Is Unilever’s Sale Of Ben & Jerry’s A Tasty Opportunity Or The Sign Of A Category Melting Away?

Is Unilever’s Sale Of Ben & Jerry’s A Tasty Opportunity Or The Sign Of A Category Melting Away?

Earlier this week, Unilever dropped something of a bombshell. The multinational MCG company announced that it would slash 7,500 jobs and shed its ice cream business, which includes brands such as Magnum, Cornetto and Ben & Jerry’s due to growth melting away in that area of the business.

But, while Unilever’s Magnum and Walls ice cream arms should be a straightforward sale, Ben & Jerry’s will likely prove more of a head-scratcher thanks to its strong brand identity and purpose, as well as its B Corp status. The Financial Times has reported that Unilever is working with advisers to drum up interest from private equity groups in acquiring its ice cream arm, reportedly valued at between €10 billion to €15 billion ($AU16.5-24.8 billion).

“The B Corp certification has to change at the company level. Whoever owns Ben & Jerry’s would have to change their company constitution and do lots of different things to maintain that certification,” said Nick Hunter, founder and CEO of B Corp-certified creative agency Paper Moose.

“Whoever buys them, it will be interesting to see whether that is of interest to them because it can create positive change for the broader business. You’ve seen that with Carlton United Breweries and Lion with Stone & Wood and Four Pines and the changes those parent companies have had to make to keep that certification are not insignificant.”

Ben & Jerry’s political and social activism is well known, certainly amongst the advertising industry. In 2014, it worked with WWF on a campaign opposing dredging near the Great Barrier Reef, attracting ire from Liberal and National party politicians in the process. In May 2017, it announced that it would not sell two scoops of the same ice cream flavour in Australia, due to the refusal of the Australian government to legalize same-sex marriage and that the stance would continue until same-sex marriage was legalised. Ad that’s just in Australia.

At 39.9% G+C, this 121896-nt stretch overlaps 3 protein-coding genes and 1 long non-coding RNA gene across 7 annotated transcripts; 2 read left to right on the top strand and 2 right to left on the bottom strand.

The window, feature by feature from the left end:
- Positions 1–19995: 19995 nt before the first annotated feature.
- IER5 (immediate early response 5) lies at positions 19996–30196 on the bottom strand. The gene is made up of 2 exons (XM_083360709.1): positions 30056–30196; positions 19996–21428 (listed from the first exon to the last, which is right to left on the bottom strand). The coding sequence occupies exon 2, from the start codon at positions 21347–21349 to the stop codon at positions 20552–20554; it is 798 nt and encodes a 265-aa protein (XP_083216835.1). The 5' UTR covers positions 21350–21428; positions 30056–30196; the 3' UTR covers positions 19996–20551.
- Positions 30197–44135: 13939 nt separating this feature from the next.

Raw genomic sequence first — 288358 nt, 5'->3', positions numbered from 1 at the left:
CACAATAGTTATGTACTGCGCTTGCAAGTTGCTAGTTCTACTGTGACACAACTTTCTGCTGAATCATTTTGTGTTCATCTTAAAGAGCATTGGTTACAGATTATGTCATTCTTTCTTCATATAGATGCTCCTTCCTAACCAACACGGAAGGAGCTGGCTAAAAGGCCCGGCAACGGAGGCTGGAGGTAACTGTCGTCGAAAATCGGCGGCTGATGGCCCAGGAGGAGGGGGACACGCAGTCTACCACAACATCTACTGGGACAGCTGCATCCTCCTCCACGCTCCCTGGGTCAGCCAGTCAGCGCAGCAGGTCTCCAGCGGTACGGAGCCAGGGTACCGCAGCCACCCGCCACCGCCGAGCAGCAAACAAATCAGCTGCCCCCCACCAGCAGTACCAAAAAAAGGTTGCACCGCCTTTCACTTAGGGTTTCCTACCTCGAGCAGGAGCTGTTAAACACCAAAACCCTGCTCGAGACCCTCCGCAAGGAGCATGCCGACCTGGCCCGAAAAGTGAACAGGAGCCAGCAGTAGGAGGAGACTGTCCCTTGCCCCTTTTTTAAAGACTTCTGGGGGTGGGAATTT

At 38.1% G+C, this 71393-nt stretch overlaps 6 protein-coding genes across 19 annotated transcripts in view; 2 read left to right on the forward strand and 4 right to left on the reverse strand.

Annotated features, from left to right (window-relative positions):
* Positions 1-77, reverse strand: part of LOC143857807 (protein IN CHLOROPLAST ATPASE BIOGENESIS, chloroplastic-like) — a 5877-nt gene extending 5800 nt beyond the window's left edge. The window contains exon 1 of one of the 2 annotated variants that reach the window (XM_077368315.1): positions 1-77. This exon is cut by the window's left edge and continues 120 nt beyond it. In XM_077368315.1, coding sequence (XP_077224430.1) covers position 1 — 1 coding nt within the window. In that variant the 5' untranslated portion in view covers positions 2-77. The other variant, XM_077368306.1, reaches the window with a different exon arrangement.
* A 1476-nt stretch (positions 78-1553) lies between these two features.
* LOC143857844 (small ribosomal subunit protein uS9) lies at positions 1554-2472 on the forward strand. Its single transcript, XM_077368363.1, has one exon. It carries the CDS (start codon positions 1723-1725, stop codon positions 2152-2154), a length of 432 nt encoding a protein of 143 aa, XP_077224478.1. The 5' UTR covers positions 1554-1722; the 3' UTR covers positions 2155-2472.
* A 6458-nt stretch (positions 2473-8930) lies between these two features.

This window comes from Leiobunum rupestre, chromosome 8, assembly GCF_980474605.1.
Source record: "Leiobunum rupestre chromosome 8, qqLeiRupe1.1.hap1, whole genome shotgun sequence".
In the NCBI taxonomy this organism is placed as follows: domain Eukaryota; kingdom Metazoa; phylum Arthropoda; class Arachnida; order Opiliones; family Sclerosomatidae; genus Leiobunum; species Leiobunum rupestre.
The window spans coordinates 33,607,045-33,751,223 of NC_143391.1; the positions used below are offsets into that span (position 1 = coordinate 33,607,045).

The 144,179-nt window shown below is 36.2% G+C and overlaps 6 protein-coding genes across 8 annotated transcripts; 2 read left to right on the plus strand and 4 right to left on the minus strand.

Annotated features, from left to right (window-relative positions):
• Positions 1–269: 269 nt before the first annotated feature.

“There is some level of alignment if you think about Unilever’s purpose ‘To make sustainable living commonplace’ and Ben & Jerry’s to ‘Advance human rights, dignity, support social and economic justice for marginalised communities and protect and restore the natural system,'” said Nick Foley, director of brand marketing firm Intangify.

In summer 2021, Ben & Jerry’s even sued its parent company in an attempt to stop the sale of its ice cream in settlements in the West Bank, saying it was “inconsistent” with its values. In June 2022, Unilever sold the Ben & Jerry’s ice cream business in Israel and the West Bank to its local licensee, Avi Zinger, for an undisclosed sum. The next month, Ben & Jerry’s filed a lawsuit against a Unilever subsidiary to try to block the sale. In December 2022, Unilever announced that the litigation had been “resolved.”

“Therein lies the difference, doesn’t it? When you have founders that are very strongly aligned to their original mission and purpose and staying true to it. But then you have a larger organisation that doesn’t have the flexibility or the wherewithal to do something like that,” said Foley.

“If you look at it from a branding perspective, Ben & Jerry’s was a single brand. Their purpose, values, beliefs, attributes, essence and unifying idea would be expressed in a manner consistent with a single brand. Now if you think about any conglomerates — insert Cadbury, Proctor & Gamble, Kraft Heinz — all of those are playing the house of brands game. You can see how the founders, probably on a variety of things, were underwhelmed with how Ben & Jerry’s could express itself in a broader corporate guise.”

Currently, Unilever is looking to offload all of its ice cream brands in one fell swoop. The trio could make for a tasty offering but, in the mind of Daye Moffitt, executive strategy director at strategic brand and design agency, Houston Group it might be better if they were served up separately.

“Just looking at it through a purely brand lens, I think there’s an advantage in separating. I’m a massive purpose fan and brands with integrity are the ones that will ultimately survive and thrive. Even if they became a corporate ice cream business and sold all three of the brands together unless they’re aligned on values, it wouldn’t be a successful corporation,” she explained.

Of course, all of these important points on branding and purpose might become moot. According to the US Department of Agriculture, in 1986, the average American ate 18 pounds of regular ice cream. By 2021, the most recent year of the data, that was down a third to just 12 pounds per person. Even the low- and fat-free ice cream market has remained stagnant in the US.

In Australia, there is a slightly different story, with Global Data finding that the per capita expenditure (PCE) on ice cream in Australia increased from $23.10 in 2016 to $35.40 in 2021, surpassing the regional PCE of $2.70 and the global average of $5.20. Australia’s PCE on ice cream is projected to reach $36 by 2026.

“It must be a difficult climate for premium ice cream brands. People are trending down and buying cheaper in the current climate. Premium ice cream businesses just aren’t seeing the type of growth that shareholders want,” added Hunter.

“That’s where the struggle is for an organisation like Ben & Jerry’s that exists for a higher purpose.”

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